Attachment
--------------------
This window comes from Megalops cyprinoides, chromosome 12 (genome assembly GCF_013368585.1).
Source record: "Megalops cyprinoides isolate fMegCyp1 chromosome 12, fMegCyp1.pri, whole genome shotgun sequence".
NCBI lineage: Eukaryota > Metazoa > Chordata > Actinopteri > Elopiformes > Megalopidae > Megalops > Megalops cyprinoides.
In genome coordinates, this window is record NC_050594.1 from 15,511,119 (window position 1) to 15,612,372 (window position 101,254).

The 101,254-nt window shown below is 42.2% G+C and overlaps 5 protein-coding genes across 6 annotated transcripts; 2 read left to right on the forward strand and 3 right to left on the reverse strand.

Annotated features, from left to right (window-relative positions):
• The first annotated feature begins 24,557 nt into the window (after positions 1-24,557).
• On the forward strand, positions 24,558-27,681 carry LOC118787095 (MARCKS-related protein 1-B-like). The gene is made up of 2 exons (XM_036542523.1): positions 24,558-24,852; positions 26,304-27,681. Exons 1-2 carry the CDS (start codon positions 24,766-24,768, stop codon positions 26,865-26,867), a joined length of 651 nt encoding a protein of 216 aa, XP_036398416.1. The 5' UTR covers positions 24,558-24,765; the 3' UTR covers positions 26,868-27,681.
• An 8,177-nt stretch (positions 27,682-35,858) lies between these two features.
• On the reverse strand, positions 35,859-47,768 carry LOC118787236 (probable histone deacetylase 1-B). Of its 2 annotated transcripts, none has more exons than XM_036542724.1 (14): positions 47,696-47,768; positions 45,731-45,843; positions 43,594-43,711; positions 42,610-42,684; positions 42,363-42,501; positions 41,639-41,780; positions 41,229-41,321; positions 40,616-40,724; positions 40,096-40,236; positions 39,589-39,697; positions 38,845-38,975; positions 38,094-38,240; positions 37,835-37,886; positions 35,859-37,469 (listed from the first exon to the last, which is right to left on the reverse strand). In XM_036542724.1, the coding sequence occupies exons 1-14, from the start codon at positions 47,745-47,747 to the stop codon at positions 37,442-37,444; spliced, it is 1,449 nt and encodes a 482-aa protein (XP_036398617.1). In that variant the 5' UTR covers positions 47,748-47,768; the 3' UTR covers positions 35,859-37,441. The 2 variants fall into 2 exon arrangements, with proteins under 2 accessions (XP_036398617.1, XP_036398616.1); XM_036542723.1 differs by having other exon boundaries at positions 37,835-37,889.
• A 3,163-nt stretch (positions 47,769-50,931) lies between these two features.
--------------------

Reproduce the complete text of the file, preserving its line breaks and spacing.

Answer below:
This window comes from Megalops cyprinoides, chromosome 12 (genome assembly GCF_013368585.1).
Source record: "Megalops cyprinoides isolate fMegCyp1 chromosome 12, fMegCyp1.pri, whole genome shotgun sequence".
NCBI lineage: Eukaryota > Metazoa > Chordata > Actinopteri > Elopiformes > Megalopidae > Megalops > Megalops cyprinoides.
In genome coordinates, this window is record NC_050594.1 from 15,511,119 (window position 1) to 15,612,372 (window position 101,254).

The 101,254-nt window shown below is 42.2% G+C and overlaps 5 protein-coding genes across 6 annotated transcripts; 2 read left to right on the forward strand and 3 right to left on the reverse strand.

Annotated features, from left to right (window-relative positions):
• The first annotated feature begins 24,557 nt into the window (after positions 1-24,557).
• On the forward strand, positions 24,558-27,681 carry LOC118787095 (MARCKS-related protein 1-B-like). The gene is made up of 2 exons (XM_036542523.1): positions 24,558-24,852; positions 26,304-27,681. Exons 1-2 carry the CDS (start codon positions 24,766-24,768, stop codon positions 26,865-26,867), a joined length of 651 nt encoding a protein of 216 aa, XP_036398416.1. The 5' UTR covers positions 24,558-24,765; the 3' UTR covers positions 26,868-27,681.
• An 8,177-nt stretch (positions 27,682-35,858) lies between these two features.
• On the reverse strand, positions 35,859-47,768 carry LOC118787236 (probable histone deacetylase 1-B). Of its 2 annotated transcripts, none has more exons than XM_036542724.1 (14): positions 47,696-47,768; positions 45,731-45,843; positions 43,594-43,711; positions 42,610-42,684; positions 42,363-42,501; positions 41,639-41,780; positions 41,229-41,321; positions 40,616-40,724; positions 40,096-40,236; positions 39,589-39,697; positions 38,845-38,975; positions 38,094-38,240; positions 37,835-37,886; positions 35,859-37,469 (listed from the first exon to the last, which is right to left on the reverse strand). In XM_036542724.1, the coding sequence occupies exons 1-14, from the start codon at positions 47,745-47,747 to the stop codon at positions 37,442-37,444; spliced, it is 1,449 nt and encodes a 482-aa protein (XP_036398617.1). In that variant the 5' UTR covers positions 47,748-47,768; the 3' UTR covers positions 35,859-37,441. The 2 variants fall into 2 exon arrangements, with proteins under 2 accessions (XP_036398617.1, XP_036398616.1); XM_036542723.1 differs by having other exon boundaries at positions 37,835-37,889.
• A 3,163-nt stretch (positions 47,769-50,931) lies between these two features.